For some 12 months, I’ve been joining Professor Emeritus Anthony Johns and Ms Shakira Hussein in co-hosting a course on “Understanding Islam & Australia’s Muslim Communities” under the auspices of a leading Canberra centre.

I can’t reveal exactly who attends these courses. Suffice it to say there’s a fair representation of people in law enforcement and national security. Part of the course involves understanding the broad ethnic and sectarian terrain of Australian Islam and identifying different Muslim groups. We don’t sugar-coat our presentations. We just say it as it is.

On numerous occasions, participants have said these presentations have been much more helpful than what they read in newspapers. Numerous participants from agencies I won’t mention have told me of their frustration on receiving false and jaundiced information from people who, if I may quote from one participant, “have been reading too much of that garbage in The Australian.”

Hence, I was amused to see my buddy Sheik Dick Kerbaj quoting “[n]ational security sources” who named “[a]bout a dozen Muslim clerics … identified as key hardliners preaching fundamentalist messages”.

And who are these “national security sources” that are prepared to name imams and speculate on 2-3000 young pockets of “ideological sleeper cells”? Interestingly enough, Federal Police Commissioner Mick Keelty refused to be drawn in on this latest attempt at hysteria generation.

A clue can be found on the front page of The Oz yesterday, where Kerbaj gave credence to research by one Mustapha Kara-Ali, a former member of the PM’s handpicked Muslim Reference Group.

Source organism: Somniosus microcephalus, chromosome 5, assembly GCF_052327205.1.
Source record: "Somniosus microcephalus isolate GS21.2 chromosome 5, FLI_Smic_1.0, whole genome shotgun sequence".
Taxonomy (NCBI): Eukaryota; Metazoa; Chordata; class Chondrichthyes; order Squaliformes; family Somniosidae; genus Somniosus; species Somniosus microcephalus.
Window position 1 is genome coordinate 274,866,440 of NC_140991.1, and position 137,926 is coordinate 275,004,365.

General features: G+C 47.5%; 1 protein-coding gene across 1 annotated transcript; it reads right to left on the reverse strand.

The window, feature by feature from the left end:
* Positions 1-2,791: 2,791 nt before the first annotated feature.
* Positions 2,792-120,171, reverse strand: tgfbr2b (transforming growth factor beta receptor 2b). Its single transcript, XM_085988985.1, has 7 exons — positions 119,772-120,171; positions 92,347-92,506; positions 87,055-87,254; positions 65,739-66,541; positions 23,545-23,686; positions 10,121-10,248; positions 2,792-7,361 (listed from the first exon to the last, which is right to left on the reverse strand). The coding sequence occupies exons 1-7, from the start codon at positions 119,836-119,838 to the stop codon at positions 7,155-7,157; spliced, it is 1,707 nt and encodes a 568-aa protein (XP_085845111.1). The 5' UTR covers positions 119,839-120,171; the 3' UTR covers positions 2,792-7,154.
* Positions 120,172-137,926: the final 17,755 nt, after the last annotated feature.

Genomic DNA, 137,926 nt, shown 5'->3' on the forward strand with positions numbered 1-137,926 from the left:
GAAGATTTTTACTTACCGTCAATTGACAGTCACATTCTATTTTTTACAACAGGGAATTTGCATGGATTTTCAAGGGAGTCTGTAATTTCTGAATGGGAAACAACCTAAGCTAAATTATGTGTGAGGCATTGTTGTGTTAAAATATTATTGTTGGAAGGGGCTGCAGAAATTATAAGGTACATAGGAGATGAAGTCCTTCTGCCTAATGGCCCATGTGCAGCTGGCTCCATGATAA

Kerbaj reported Kara-Ali’s claims that some 2-3,000 young Aussie Muslims were “ideological sleeper cells”, giving credence to these sensational comments by claiming Kara-Ali had been “given a $200,000 grant by the Department of Immigration and Citizenship in June last year to investigate the radicalisation of young Muslims in Sydney’s southwest”.

It turns out that Kara-Ali has not received a single cent in government funding to carry out any research. In fact, the DIAC website shows that the relevant project is to be run by al-Amanah College, the amount involved being around $150,000. These details have been in the public domain for at least 12 months.

Clearly some folk at The Oz want us to be alarmed, despite them not being too alert when it comes to reporting falsehoods which can easily be disproved. I wonder how many false alarms will be made at security agencies today thanks to this alarmist reporting.

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Peter Fray
Peter Fray
Editor-in-chief of Crikey
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